“We don’t have any other kind of help, not even boots,” said midfielder Alieni Baciega Roschel.

“All the players have to pay for their own equipment. They pay their own way to get to training. Every one of them spends between 20 reais and 30 reais ($3.77 and $5.66) a day on transport, some take two or even three hours to get home, some

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Liam Cook: The Englishman coaching Brazil women’s cricket team

Liam Cook coaching the Brazil women's cricket team
Brazil won the South American Championship for the first time in 2015

Liam Cook had only been in Brazil for a few hours when he realised interest in cricket might be greater than he first thought.

“I was sitting in a coffee shop and I spotted a Somerset cricket shirt coming down the road,” he says. “I was thinking: ‘There can’t be a Somerset shirt in Pocos de Caldas.’

“The guy nodded at me. He had ‘C Overton’ on the back of his shirt. I thought: ‘There you go, I’ve arrived from Devon and there is a name of a Devon lad on the back of a cricket shirt in Brazil.'”

Working with the Brazil women’s team would not have been high on the list of probable outcomes when Cook, a club cricketer, quit his job with an energy company at the age of 26 in a bid to forge a career as a coach.

The opportunity came from a street cricket tournament in London during the men’s 2019 World Cup. It is what led Cook, now 32 with experience of setting up his own coaching business and working with the Kent women’s set-up, to Brazil for the first time in February.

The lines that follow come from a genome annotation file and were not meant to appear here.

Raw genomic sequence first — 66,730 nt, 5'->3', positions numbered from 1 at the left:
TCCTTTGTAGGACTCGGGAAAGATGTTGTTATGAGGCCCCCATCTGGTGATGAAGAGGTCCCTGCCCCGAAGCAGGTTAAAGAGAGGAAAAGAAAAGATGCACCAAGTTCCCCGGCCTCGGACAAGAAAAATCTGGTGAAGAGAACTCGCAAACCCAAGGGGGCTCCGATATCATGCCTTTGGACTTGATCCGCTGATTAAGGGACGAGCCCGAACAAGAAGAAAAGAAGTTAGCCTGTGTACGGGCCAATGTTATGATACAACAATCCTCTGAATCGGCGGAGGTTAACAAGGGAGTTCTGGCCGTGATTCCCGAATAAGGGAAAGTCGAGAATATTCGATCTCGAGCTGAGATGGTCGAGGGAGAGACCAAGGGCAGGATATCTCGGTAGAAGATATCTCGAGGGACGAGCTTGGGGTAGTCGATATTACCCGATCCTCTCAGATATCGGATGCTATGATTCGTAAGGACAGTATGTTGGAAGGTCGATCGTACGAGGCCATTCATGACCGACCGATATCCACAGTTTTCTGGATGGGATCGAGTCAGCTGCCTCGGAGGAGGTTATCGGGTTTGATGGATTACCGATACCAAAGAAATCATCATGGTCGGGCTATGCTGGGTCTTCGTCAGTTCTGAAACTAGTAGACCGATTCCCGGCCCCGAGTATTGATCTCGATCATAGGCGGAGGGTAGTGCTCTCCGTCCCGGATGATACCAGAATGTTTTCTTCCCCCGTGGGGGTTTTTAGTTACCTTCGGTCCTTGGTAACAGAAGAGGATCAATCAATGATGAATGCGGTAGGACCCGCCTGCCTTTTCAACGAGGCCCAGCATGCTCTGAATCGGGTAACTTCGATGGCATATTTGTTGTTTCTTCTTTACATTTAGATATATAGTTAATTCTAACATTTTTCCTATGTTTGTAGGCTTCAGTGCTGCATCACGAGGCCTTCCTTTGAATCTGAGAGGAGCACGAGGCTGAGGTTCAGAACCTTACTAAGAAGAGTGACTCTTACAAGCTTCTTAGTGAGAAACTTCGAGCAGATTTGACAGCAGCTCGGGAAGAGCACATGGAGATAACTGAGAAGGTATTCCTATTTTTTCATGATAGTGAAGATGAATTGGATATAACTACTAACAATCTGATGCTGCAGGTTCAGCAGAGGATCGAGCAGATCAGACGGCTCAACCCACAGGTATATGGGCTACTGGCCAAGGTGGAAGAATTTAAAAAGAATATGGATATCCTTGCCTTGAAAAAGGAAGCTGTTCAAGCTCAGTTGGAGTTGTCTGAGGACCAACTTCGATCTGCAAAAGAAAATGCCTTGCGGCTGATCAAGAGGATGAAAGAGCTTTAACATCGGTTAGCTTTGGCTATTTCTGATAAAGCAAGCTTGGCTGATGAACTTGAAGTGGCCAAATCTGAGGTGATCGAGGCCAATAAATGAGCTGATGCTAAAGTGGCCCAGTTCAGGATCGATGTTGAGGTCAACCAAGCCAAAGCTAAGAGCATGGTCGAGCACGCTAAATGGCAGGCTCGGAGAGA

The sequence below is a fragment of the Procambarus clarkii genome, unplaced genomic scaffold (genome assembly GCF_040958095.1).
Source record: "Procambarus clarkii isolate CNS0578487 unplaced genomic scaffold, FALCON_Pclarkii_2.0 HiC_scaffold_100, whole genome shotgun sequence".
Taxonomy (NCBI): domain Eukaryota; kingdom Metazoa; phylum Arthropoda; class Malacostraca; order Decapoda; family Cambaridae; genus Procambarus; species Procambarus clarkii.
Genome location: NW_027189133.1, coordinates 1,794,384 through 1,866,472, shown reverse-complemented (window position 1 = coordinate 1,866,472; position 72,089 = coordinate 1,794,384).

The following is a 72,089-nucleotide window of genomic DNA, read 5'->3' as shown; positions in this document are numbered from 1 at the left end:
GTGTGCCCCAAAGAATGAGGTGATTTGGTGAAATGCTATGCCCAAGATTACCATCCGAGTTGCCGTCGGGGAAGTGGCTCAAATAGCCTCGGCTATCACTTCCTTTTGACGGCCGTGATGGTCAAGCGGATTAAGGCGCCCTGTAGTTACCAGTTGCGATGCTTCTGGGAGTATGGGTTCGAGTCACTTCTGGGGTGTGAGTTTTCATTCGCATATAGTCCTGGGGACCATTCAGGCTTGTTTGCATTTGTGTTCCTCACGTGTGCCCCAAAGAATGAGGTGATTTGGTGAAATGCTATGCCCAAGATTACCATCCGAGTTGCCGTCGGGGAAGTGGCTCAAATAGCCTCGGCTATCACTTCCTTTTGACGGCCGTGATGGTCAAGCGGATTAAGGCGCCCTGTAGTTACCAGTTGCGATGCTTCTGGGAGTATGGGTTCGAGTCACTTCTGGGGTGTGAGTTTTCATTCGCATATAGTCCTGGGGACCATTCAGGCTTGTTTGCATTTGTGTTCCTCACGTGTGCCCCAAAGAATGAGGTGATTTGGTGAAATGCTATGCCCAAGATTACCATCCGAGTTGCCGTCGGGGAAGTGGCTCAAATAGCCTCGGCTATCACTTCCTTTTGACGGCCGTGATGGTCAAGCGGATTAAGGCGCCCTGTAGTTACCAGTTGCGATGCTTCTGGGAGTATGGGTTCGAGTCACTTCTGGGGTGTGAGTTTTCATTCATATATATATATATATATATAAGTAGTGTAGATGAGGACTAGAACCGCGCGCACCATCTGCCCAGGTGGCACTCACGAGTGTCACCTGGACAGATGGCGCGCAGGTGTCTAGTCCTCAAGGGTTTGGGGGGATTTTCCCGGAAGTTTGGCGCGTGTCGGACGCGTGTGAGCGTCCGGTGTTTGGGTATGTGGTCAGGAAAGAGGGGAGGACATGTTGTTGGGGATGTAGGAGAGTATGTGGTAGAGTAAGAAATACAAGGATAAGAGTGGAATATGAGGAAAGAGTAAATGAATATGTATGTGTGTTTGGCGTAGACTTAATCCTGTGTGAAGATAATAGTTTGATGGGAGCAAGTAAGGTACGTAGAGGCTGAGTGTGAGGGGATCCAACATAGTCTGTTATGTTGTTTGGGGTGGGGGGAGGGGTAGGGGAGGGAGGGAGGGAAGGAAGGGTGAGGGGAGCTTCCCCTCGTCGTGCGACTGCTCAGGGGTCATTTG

His first trip was cut short by the coronavirus pandemic, but he returned at the end of the UK summer. Although the rough idea is to divide time equally between his business at home and Brazil, plans to leave have been pushed back.

Cook’s only previous knowledge of Brazilian cricket was meeting Roberta Moretti Avery, the women’s captain, who asked for coaching sessions when she was on holiday in the UK.

“I knew Roberta was a good player, but I had no idea what the others would be like,” says Cook. “When I watched them play, I was very surprised. They were very raw. Their bowling actions were different and they all knew how to hit a ball a long way.

“They didn’t look perfect, but the game is moving away from what looks good to what is effective.”

Brazil’s women sit 27th in the world rankings – bar West Indies, they are the highest-placed team in the Americas.

In January 2019, 14 players were given central contracts by Cricket Brazil. They train in Pocos de Caldas, a small city 250km north of Sao Paulo, where the mayor is happy to invest in cricket and boasts that it has more players than football.

Some players are recruited because they have excelled in other sports. Others have been introduced to the game through projects in schools and community centres. It’s not just about the elite level, either, with children from all backgrounds being encouraged to play.

“Kids that might be off doing things they shouldn’t be are staying on after school to play cricket,” says Cook. “The more they get into that, the more opportunities they get to play, the less likely they are to take the wrong path.

“One of the boys, Derek, aged about 16 or 17,

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How mobile shopping habits differ around the world, from Brazil to Australia